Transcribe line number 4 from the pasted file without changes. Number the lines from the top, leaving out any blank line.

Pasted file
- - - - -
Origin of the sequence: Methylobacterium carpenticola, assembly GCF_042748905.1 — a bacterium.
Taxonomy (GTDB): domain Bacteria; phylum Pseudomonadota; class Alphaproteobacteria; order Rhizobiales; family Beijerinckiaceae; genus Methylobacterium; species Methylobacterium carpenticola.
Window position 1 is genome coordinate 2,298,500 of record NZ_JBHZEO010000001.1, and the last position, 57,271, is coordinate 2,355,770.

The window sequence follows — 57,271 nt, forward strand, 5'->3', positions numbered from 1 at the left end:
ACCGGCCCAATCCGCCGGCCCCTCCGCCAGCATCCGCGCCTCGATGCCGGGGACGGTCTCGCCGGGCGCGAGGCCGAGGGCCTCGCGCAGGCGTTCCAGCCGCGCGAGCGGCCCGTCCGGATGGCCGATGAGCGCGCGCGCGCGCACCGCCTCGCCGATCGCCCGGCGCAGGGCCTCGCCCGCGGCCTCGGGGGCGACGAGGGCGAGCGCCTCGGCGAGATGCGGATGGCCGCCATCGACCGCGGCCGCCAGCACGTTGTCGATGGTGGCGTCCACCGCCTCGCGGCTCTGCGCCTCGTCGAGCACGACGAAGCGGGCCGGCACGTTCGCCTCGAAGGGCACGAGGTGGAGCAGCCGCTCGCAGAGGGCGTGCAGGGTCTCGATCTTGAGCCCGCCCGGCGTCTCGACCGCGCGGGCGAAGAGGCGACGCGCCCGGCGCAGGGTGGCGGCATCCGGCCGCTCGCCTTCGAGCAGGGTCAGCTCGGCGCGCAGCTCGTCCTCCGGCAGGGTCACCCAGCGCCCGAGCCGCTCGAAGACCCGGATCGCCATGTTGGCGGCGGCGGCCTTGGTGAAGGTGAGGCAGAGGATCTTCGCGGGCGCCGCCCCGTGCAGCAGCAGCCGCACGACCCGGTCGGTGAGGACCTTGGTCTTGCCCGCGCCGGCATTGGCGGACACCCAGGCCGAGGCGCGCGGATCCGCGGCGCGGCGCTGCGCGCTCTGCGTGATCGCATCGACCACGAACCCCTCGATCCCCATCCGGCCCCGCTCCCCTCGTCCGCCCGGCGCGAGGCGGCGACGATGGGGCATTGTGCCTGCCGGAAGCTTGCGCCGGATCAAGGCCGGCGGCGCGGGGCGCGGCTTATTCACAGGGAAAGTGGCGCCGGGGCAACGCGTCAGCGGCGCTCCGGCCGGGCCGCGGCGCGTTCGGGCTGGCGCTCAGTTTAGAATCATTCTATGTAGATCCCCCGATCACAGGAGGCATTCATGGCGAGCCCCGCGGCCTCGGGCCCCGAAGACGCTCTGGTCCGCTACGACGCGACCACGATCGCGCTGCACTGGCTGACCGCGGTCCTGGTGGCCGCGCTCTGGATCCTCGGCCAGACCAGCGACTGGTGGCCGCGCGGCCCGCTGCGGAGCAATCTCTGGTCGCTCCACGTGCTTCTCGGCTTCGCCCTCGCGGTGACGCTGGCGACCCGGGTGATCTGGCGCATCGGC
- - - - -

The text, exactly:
The window sequence follows — 57,271 nt, forward strand, 5'->3', positions numbered from 1 at the left end: